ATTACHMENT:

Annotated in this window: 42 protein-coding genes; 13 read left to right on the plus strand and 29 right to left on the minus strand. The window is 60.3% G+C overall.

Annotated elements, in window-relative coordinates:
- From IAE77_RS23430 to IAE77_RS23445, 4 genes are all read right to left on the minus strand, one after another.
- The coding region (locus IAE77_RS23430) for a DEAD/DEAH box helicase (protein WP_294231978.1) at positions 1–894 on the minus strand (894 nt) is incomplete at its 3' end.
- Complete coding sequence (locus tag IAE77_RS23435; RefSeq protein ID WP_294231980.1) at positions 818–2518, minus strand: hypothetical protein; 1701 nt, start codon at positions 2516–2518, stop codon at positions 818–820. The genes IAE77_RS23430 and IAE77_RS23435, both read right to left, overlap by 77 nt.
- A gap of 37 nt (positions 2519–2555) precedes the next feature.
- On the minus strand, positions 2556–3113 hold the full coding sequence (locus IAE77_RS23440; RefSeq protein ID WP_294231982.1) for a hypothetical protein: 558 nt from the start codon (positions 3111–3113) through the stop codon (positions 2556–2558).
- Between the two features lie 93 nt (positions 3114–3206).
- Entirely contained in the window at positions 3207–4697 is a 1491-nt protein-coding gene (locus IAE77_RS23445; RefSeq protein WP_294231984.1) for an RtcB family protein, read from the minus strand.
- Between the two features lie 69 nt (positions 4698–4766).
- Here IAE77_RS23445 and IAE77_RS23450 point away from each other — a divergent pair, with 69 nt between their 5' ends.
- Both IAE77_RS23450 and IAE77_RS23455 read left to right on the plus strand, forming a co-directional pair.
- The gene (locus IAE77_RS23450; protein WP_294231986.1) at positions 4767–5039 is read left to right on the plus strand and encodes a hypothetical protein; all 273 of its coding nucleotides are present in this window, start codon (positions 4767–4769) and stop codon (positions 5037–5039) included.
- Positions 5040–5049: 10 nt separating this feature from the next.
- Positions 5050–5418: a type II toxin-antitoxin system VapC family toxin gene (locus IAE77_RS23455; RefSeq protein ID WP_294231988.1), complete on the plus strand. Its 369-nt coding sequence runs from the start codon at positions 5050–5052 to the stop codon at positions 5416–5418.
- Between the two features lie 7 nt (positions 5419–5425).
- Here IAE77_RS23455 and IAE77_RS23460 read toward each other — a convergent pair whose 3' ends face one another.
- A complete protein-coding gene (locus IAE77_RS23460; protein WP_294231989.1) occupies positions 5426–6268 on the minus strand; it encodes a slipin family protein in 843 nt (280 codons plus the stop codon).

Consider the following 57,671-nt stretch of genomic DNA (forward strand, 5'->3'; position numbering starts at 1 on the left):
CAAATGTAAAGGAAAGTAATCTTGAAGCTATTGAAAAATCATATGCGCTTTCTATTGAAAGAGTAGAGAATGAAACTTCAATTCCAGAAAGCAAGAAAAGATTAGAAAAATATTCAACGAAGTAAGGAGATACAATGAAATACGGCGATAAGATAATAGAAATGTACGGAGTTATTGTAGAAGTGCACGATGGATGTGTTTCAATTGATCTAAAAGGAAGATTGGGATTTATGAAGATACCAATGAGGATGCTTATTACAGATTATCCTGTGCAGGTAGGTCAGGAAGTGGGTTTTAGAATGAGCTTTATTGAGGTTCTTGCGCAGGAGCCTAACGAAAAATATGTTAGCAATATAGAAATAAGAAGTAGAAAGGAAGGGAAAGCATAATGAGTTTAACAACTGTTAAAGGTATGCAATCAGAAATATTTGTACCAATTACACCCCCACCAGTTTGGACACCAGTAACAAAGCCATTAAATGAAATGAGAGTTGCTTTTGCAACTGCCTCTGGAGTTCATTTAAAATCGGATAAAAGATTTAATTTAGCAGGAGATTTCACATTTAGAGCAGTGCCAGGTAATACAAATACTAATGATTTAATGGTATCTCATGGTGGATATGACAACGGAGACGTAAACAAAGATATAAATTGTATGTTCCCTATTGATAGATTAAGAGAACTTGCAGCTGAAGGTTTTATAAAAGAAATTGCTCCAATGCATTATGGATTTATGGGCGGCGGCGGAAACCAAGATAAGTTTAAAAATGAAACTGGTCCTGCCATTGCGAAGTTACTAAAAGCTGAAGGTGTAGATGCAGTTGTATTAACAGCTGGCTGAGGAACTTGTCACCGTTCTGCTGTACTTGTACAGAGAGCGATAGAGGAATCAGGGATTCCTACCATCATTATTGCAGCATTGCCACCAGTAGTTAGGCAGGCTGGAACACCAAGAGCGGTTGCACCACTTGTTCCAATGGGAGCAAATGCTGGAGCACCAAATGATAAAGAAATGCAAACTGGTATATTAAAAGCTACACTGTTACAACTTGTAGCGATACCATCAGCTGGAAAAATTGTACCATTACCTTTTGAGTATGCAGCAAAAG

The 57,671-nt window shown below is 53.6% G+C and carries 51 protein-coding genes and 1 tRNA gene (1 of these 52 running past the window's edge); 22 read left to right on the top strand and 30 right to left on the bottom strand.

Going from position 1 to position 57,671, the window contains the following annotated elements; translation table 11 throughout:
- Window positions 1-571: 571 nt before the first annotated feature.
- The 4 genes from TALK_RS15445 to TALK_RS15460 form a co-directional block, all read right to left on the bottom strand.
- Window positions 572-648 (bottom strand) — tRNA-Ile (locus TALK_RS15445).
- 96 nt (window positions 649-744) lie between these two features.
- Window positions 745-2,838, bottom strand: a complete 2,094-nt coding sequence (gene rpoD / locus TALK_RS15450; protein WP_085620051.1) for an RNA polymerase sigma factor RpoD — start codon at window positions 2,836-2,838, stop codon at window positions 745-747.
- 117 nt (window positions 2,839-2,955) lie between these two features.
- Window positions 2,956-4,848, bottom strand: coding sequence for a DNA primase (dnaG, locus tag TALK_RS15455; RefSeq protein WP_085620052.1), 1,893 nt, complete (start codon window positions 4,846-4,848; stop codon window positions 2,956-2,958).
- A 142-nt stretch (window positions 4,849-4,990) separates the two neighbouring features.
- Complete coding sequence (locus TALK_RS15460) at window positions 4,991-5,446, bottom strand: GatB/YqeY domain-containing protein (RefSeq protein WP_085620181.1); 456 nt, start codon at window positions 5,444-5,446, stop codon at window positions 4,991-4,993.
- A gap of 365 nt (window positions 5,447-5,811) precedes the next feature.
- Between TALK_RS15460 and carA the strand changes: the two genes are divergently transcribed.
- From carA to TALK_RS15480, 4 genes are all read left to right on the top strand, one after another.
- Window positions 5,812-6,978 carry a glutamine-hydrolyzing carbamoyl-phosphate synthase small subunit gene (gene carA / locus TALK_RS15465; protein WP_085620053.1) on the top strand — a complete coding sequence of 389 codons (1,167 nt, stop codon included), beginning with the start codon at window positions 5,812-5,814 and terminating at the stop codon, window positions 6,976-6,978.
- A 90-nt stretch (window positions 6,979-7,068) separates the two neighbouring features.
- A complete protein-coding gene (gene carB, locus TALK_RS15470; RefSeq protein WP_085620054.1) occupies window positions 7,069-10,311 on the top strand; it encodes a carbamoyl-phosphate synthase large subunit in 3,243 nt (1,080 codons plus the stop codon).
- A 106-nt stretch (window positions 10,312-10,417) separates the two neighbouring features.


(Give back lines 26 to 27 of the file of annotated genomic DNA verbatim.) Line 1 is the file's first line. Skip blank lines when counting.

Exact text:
- 96 nt (window positions 649-744) lie between these two features.
- Window positions 745-2,838, bottom strand: a complete 2,094-nt coding sequence (gene rpoD / locus TALK_RS15450; protein WP_085620051.1) for an RNA polymerase sigma factor RpoD — start codon at window positions 2,836-2,838, stop codon at window positions 745-747.